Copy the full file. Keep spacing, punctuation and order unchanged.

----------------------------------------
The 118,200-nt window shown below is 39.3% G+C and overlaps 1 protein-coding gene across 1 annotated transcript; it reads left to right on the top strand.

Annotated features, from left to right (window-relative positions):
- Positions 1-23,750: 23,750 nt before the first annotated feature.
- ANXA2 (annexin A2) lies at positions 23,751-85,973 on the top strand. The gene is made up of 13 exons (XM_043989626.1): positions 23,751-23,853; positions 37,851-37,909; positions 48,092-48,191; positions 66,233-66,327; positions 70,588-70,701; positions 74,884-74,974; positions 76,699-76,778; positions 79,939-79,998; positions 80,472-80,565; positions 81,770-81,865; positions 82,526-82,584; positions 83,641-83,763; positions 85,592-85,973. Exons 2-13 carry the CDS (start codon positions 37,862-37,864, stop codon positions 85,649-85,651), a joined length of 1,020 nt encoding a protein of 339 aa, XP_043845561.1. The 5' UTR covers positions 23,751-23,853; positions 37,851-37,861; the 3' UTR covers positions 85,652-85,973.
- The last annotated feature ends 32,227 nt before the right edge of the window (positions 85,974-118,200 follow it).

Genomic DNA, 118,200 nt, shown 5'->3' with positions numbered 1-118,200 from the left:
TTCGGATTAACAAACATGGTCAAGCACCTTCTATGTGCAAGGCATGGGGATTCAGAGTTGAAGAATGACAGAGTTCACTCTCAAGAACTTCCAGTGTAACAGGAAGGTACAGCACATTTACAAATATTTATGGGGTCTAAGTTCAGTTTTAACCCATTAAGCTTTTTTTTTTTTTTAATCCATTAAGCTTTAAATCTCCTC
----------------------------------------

The 118,200-nt window shown below is 39.3% G+C and overlaps 1 protein-coding gene across 1 annotated transcript; it reads left to right on the top strand.

Annotated features, from left to right (window-relative positions):
- Positions 1-23,750: 23,750 nt before the first annotated feature.
- ANXA2 (annexin A2) lies at positions 23,751-85,973 on the top strand. The gene is made up of 13 exons (XM_043989626.1): positions 23,751-23,853; positions 37,851-37,909; positions 48,092-48,191; positions 66,233-66,327; positions 70,588-70,701; positions 74,884-74,974; positions 76,699-76,778; positions 79,939-79,998; positions 80,472-80,565; positions 81,770-81,865; positions 82,526-82,584; positions 83,641-83,763; positions 85,592-85,973. Exons 2-13 carry the CDS (start codon positions 37,862-37,864, stop codon positions 85,649-85,651), a joined length of 1,020 nt encoding a protein of 339 aa, XP_043845561.1. The 5' UTR covers positions 23,751-23,853; positions 37,851-37,861; the 3' UTR covers positions 85,652-85,973.
- The last annotated feature ends 32,227 nt before the right edge of the window (positions 85,974-118,200 follow it).

Genomic DNA, 118,200 nt, shown 5'->3' with positions numbered 1-118,200 from the left:
TTCGGATTAACAAACATGGTCAAGCACCTTCTATGTGCAAGGCATGGGGATTCAGAGTTGAAGAATGACAGAGTTCACTCTCAAGAACTTCCAGTGTAACAGGAAGGTACAGCACATTTACAAATATTTATGGGGTCTAAGTTCAGTTTTAACCCATTAAGCTTTTTTTTTTTTTTAATCCATTAAGCTTTAAATCTCCTC